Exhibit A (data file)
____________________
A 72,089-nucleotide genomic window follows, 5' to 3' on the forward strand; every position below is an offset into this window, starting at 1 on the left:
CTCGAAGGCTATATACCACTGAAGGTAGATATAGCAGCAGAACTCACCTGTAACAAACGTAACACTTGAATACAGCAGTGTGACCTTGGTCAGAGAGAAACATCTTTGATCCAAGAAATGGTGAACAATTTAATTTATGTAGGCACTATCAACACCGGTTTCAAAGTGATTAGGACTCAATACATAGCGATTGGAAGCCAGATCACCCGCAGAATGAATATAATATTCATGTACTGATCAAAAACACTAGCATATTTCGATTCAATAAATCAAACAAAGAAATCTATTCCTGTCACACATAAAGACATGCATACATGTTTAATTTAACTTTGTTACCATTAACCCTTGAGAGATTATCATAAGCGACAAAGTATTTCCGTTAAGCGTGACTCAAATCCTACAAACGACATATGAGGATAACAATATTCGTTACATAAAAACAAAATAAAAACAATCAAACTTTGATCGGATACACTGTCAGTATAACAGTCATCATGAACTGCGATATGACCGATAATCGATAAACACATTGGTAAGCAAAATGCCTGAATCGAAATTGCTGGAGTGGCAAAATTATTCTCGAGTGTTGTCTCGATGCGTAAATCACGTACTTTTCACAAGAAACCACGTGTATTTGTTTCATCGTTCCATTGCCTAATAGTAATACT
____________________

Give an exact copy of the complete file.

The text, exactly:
A 72,089-nucleotide genomic window follows, 5' to 3' on the forward strand; every position below is an offset into this window, starting at 1 on the left:
CTCGAAGGCTATATACCACTGAAGGTAGATATAGCAGCAGAACTCACCTGTAACAAACGTAACACTTGAATACAGCAGTGTGACCTTGGTCAGAGAGAAACATCTTTGATCCAAGAAATGGTGAACAATTTAATTTATGTAGGCACTATCAACACCGGTTTCAAAGTGATTAGGACTCAATACATAGCGATTGGAAGCCAGATCACCCGCAGAATGAATATAATATTCATGTACTGATCAAAAACACTAGCATATTTCGATTCAATAAATCAAACAAAGAAATCTATTCCTGTCACACATAAAGACATGCATACATGTTTAATTTAACTTTGTTACCATTAACCCTTGAGAGATTATCATAAGCGACAAAGTATTTCCGTTAAGCGTGACTCAAATCCTACAAACGACATATGAGGATAACAATATTCGTTACATAAAAACAAAATAAAAACAATCAAACTTTGATCGGATACACTGTCAGTATAACAGTCATCATGAACTGCGATATGACCGATAATCGATAAACACATTGGTAAGCAAAATGCCTGAATCGAAATTGCTGGAGTGGCAAAATTATTCTCGAGTGTTGTCTCGATGCGTAAATCACGTACTTTTCACAAGAAACCACGTGTATTTGTTTCATCGTTCCATTGCCTAATAGTAATACT